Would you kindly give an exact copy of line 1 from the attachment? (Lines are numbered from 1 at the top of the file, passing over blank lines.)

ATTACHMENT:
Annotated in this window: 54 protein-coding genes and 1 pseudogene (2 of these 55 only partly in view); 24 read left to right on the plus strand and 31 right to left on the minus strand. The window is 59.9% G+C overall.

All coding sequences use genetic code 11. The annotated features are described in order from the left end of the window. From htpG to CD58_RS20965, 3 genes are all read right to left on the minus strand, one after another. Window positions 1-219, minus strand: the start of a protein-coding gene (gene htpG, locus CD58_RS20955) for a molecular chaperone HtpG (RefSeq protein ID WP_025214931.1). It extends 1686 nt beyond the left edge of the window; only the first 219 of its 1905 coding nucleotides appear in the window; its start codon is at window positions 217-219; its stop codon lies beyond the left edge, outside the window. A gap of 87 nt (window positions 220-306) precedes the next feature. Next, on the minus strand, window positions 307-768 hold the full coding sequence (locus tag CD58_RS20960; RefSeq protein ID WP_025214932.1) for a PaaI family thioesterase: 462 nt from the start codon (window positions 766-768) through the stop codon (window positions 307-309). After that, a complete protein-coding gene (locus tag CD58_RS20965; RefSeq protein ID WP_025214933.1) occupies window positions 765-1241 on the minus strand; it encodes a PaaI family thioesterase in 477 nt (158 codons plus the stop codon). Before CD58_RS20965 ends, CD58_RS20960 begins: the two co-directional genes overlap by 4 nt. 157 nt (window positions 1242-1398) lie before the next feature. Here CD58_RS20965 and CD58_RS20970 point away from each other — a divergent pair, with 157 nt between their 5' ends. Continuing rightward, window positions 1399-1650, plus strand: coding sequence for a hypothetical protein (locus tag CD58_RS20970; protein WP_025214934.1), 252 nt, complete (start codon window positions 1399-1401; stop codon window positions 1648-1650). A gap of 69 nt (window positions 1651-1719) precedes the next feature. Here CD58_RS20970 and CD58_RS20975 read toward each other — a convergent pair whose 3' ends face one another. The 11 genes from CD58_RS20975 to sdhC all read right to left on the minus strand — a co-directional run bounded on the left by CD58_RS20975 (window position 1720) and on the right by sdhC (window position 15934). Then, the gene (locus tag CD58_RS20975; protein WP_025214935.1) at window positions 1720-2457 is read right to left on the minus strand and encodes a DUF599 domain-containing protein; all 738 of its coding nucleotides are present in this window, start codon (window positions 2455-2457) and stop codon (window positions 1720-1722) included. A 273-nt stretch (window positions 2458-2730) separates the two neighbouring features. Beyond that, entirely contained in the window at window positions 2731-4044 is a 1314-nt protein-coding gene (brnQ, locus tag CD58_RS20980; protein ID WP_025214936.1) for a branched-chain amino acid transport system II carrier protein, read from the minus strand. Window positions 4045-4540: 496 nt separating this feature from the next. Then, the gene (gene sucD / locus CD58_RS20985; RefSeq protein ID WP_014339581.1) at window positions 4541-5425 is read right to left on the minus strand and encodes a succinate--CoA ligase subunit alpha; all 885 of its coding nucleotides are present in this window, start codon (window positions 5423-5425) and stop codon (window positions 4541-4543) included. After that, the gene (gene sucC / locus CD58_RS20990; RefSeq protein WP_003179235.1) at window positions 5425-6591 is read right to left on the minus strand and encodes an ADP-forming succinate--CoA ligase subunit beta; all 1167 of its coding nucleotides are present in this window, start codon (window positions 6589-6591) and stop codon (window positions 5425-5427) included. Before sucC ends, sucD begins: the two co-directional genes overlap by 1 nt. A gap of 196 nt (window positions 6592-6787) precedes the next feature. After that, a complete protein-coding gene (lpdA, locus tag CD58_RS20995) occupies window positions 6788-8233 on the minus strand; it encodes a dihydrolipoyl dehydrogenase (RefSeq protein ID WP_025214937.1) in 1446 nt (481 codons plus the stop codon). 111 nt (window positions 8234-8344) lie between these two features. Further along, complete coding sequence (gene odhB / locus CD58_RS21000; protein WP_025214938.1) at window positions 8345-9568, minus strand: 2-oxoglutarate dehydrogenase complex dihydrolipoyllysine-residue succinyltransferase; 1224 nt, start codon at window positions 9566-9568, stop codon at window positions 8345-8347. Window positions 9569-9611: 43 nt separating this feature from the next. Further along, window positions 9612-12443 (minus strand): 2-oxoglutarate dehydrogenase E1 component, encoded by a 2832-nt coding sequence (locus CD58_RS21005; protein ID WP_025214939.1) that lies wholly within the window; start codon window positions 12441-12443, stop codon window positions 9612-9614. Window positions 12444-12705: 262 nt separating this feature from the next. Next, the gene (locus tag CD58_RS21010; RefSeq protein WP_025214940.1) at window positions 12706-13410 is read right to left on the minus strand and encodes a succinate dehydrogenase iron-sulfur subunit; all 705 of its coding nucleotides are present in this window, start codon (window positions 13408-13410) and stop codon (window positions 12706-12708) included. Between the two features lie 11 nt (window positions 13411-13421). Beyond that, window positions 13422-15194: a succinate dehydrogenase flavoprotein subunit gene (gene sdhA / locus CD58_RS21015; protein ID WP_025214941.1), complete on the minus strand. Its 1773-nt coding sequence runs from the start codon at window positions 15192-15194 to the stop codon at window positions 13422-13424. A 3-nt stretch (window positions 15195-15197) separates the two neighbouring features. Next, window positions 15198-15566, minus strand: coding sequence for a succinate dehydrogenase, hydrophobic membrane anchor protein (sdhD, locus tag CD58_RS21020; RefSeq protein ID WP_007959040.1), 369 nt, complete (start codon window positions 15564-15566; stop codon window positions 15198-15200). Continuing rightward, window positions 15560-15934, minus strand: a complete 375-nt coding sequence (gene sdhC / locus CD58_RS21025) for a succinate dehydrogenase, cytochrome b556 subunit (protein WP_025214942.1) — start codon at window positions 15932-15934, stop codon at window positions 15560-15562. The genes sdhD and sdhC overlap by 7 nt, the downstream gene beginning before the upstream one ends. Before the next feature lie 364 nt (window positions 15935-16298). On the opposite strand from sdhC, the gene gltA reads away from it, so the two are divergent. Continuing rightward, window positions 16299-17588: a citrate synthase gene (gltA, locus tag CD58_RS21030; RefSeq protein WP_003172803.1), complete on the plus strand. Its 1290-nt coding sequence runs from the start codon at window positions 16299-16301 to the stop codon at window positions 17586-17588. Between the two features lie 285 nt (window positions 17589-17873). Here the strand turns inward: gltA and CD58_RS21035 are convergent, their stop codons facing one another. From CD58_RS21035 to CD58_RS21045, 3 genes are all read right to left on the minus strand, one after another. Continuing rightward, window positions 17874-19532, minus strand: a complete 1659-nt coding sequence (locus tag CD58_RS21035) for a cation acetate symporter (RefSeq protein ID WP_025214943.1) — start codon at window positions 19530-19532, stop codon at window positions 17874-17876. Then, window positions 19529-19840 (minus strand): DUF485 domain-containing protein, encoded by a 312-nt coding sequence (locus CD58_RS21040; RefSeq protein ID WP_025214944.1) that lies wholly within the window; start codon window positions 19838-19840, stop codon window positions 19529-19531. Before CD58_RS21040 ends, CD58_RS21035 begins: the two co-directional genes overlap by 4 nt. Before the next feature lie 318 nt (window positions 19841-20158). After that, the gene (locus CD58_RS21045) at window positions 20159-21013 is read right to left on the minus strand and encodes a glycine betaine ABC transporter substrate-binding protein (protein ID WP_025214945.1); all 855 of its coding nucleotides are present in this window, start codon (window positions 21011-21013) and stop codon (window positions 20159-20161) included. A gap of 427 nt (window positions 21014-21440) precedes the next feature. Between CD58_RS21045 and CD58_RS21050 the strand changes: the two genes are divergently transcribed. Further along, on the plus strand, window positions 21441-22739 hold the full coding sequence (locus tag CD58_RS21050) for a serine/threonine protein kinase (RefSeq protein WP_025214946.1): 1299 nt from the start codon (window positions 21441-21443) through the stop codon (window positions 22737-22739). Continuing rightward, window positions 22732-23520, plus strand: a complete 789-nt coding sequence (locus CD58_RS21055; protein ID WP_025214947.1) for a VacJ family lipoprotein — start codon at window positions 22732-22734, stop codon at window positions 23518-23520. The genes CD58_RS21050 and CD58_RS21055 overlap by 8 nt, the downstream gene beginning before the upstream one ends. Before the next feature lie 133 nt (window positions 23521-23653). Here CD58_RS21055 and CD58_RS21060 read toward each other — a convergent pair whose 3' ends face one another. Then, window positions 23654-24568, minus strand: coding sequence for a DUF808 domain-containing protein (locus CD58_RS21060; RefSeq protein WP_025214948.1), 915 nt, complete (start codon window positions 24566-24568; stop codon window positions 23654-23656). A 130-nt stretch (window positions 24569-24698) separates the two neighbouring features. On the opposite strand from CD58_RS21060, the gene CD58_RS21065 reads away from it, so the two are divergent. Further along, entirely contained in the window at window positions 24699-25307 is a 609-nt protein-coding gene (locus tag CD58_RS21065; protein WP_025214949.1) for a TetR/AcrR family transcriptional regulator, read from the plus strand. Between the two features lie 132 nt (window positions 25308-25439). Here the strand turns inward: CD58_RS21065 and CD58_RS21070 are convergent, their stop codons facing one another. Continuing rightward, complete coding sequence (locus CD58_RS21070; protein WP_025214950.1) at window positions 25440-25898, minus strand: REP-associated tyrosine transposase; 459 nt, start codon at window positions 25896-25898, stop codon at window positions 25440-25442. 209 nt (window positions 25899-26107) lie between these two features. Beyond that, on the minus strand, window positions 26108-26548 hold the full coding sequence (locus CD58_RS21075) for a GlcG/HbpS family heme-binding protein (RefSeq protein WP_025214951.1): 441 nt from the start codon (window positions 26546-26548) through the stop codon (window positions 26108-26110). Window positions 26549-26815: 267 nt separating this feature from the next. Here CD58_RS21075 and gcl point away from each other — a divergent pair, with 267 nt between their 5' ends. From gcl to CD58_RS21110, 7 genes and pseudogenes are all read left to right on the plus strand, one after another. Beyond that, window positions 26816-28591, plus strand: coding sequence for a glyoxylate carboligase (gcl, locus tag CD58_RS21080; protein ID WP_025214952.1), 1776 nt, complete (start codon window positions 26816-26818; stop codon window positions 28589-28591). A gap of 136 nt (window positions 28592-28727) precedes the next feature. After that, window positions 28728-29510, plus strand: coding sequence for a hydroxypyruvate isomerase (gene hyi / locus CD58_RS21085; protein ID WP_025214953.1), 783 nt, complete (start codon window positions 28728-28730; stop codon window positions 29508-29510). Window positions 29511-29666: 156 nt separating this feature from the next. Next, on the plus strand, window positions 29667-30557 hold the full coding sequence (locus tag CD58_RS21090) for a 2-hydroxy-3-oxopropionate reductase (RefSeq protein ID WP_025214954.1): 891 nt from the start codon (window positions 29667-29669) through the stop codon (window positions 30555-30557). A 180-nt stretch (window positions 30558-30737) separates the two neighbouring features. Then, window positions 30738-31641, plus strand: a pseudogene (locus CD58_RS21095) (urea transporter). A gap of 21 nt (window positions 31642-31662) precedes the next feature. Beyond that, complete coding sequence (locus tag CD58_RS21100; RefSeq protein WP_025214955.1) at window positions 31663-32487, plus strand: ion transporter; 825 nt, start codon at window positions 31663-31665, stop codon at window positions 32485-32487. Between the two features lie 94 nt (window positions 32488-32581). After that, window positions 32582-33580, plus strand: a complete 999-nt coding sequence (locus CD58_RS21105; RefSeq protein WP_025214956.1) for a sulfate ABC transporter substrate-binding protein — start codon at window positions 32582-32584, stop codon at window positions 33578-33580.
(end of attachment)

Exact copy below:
Annotated in this window: 54 protein-coding genes and 1 pseudogene (2 of these 55 only partly in view); 24 read left to right on the plus strand and 31 right to left on the minus strand. The window is 59.9% G+C overall.